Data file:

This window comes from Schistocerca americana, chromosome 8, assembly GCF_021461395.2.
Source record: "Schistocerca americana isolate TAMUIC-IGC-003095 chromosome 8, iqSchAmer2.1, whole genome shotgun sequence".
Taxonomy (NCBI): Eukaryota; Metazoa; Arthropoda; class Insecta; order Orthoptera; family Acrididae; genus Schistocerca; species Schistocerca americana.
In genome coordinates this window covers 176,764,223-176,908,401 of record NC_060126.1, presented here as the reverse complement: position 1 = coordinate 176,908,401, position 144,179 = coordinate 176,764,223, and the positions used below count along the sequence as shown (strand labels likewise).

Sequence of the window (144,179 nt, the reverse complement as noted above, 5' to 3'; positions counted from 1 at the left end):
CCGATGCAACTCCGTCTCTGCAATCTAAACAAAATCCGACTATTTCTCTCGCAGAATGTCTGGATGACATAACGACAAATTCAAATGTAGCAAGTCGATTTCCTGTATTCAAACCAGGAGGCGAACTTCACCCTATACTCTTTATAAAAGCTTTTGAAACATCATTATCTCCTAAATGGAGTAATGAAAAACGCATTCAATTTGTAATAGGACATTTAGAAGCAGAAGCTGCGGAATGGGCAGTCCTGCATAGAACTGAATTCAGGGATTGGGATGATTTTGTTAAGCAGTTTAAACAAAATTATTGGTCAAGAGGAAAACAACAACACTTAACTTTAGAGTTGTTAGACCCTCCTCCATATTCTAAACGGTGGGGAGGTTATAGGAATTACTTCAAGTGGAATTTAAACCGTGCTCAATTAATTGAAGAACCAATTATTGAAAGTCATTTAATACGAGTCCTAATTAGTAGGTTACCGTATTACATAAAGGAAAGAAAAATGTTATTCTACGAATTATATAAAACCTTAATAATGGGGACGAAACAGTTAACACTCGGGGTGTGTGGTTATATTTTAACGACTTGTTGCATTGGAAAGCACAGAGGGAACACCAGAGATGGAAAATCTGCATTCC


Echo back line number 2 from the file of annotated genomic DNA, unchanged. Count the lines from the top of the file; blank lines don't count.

Source record: "Schistocerca americana isolate TAMUIC-IGC-003095 chromosome 8, iqSchAmer2.1, whole genome shotgun sequence".